Relative targets allow for businesses to factor in growth. For example, French fashion house Chanel declared they were going to reduce emissions by 40% per unit sold. See the problem? “While efficiency is always great progress,” says Laure, “if it’s cancelled out by growth, then emissions don’t decrease enough or sometimes even increase. The climate doesn’t really care about efficiency!”  

Best practice: Companies must commit to absolute emissions reductions along the value chain.

#4 Relying heavily on carbon offsets instead of emissions reductions

Hooboy, this is a big one. The carbon offset debate continues to rage, and for good reason. First, not all carbon offsets are created equal. Good offsets (permanent carbon removal) aren’t cheap, and cheap offsets (carbon avoidance) aren’t that good. With the carbon credit market booming, many companies are opting to buy the cheaper kind, casting doubt over the effectiveness of these schemes.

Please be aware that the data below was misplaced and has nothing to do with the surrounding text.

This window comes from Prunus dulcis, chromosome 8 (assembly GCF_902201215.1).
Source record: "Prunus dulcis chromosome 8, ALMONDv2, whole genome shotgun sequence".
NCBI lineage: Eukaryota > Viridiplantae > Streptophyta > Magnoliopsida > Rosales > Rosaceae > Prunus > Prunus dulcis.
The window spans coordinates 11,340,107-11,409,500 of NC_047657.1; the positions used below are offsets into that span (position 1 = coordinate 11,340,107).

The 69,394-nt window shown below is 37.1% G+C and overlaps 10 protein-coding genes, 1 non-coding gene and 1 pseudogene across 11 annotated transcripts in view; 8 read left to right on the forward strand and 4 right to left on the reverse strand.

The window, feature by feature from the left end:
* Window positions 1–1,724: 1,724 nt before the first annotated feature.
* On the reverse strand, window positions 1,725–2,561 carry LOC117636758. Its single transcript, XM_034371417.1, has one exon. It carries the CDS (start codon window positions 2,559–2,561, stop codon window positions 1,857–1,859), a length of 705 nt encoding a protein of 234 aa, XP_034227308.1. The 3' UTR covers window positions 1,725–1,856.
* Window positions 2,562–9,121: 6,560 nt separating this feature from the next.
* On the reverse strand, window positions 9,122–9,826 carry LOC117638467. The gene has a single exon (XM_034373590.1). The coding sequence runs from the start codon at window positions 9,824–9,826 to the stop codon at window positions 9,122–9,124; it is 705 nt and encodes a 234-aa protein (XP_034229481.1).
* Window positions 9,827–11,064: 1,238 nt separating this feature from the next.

“Many high-profile corporations set net zero targets that rely heavily on carbon offsets and use them to claim emission reductions where there are none,” says Laure. For example, Qantas says that they commit to capping their net emissions at 2020 levels – so it’s not clear whether or not they intend on actually reducing emissions.

Best practice: Companies should focus on emissions reductions, AND contribute to the global goal of carbon neutrality by investing in high quality carbon removal projects, instead of using offsets as a way to compensate for their emissions.

#5 Setting a target with no plan (or not delivering on the plan)